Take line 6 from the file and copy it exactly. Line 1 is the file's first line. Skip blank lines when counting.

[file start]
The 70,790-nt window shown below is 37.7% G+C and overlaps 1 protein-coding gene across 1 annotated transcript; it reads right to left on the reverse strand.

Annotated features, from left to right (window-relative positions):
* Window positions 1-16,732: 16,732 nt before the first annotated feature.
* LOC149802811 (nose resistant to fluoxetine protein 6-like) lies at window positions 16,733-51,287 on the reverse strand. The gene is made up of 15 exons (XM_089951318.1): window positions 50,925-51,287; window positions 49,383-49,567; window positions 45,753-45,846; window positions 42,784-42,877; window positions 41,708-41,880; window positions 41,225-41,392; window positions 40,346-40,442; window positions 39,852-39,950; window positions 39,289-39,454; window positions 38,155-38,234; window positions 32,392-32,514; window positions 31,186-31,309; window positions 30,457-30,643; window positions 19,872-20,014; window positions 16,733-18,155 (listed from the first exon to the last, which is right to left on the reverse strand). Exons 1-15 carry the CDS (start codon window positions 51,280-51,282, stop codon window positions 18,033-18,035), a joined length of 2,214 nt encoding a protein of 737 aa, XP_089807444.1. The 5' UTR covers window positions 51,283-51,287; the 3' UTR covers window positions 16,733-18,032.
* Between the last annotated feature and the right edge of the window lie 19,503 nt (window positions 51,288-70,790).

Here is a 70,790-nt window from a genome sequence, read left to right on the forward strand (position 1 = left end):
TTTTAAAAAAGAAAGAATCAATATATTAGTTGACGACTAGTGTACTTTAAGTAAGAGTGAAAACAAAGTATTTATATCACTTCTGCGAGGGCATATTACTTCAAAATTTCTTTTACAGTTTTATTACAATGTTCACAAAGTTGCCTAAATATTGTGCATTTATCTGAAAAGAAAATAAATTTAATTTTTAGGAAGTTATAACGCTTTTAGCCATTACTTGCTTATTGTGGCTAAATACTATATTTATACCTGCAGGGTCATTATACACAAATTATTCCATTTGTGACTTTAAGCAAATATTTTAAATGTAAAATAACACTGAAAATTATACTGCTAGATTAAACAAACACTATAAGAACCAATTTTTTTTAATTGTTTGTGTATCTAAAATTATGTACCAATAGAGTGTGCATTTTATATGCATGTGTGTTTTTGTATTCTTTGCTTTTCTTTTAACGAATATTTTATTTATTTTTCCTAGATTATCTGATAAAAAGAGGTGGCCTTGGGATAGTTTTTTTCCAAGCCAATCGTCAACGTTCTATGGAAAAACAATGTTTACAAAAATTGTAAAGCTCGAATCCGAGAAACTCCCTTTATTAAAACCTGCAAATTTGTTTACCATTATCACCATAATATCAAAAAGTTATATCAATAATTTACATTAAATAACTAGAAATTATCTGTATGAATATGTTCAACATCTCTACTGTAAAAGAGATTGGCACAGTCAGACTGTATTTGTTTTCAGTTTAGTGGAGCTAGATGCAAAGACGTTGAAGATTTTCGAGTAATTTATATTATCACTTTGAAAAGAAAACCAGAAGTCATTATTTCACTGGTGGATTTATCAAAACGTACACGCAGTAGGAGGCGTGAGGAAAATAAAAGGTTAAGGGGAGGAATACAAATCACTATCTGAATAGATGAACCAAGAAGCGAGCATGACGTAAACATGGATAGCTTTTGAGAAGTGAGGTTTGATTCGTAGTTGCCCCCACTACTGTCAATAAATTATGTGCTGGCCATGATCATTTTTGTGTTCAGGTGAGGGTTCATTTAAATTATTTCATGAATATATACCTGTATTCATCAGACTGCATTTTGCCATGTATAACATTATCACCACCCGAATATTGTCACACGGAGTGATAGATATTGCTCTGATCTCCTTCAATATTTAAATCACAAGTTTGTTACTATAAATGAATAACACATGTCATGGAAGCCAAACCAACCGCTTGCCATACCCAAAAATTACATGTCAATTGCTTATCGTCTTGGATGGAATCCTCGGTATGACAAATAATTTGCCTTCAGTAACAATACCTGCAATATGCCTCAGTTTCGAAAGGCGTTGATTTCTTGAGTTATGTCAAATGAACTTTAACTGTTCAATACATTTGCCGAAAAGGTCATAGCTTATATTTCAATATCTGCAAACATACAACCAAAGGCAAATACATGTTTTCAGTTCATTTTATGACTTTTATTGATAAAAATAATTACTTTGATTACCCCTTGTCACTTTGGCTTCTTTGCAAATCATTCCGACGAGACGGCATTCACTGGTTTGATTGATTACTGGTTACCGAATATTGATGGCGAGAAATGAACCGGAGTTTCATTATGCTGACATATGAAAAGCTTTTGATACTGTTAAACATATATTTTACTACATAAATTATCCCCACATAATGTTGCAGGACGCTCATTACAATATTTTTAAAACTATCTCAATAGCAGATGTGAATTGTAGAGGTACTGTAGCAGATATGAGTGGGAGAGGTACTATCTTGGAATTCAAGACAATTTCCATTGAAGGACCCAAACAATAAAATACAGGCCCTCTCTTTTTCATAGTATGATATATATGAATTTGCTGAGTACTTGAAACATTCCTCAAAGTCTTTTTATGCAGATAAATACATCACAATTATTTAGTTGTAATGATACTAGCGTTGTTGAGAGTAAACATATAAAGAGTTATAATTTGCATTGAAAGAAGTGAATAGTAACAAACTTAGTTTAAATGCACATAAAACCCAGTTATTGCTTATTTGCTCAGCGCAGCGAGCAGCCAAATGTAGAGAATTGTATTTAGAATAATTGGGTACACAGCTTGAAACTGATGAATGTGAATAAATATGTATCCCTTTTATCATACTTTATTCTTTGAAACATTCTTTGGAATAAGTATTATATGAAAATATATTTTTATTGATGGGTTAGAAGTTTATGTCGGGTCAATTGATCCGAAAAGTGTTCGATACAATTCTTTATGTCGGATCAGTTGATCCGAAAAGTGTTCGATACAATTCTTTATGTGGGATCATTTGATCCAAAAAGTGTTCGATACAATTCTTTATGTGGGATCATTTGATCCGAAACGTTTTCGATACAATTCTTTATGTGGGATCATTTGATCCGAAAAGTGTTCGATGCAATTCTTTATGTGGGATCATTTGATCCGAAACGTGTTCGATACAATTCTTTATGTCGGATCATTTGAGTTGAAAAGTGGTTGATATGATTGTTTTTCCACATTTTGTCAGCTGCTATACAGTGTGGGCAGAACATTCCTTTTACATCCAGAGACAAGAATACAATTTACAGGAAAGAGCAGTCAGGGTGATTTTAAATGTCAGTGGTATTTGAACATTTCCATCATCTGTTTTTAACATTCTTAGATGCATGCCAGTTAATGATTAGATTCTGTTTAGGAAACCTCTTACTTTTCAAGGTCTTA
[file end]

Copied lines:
Here is a 70,790-nt window from a genome sequence, read left to right on the forward strand (position 1 = left end):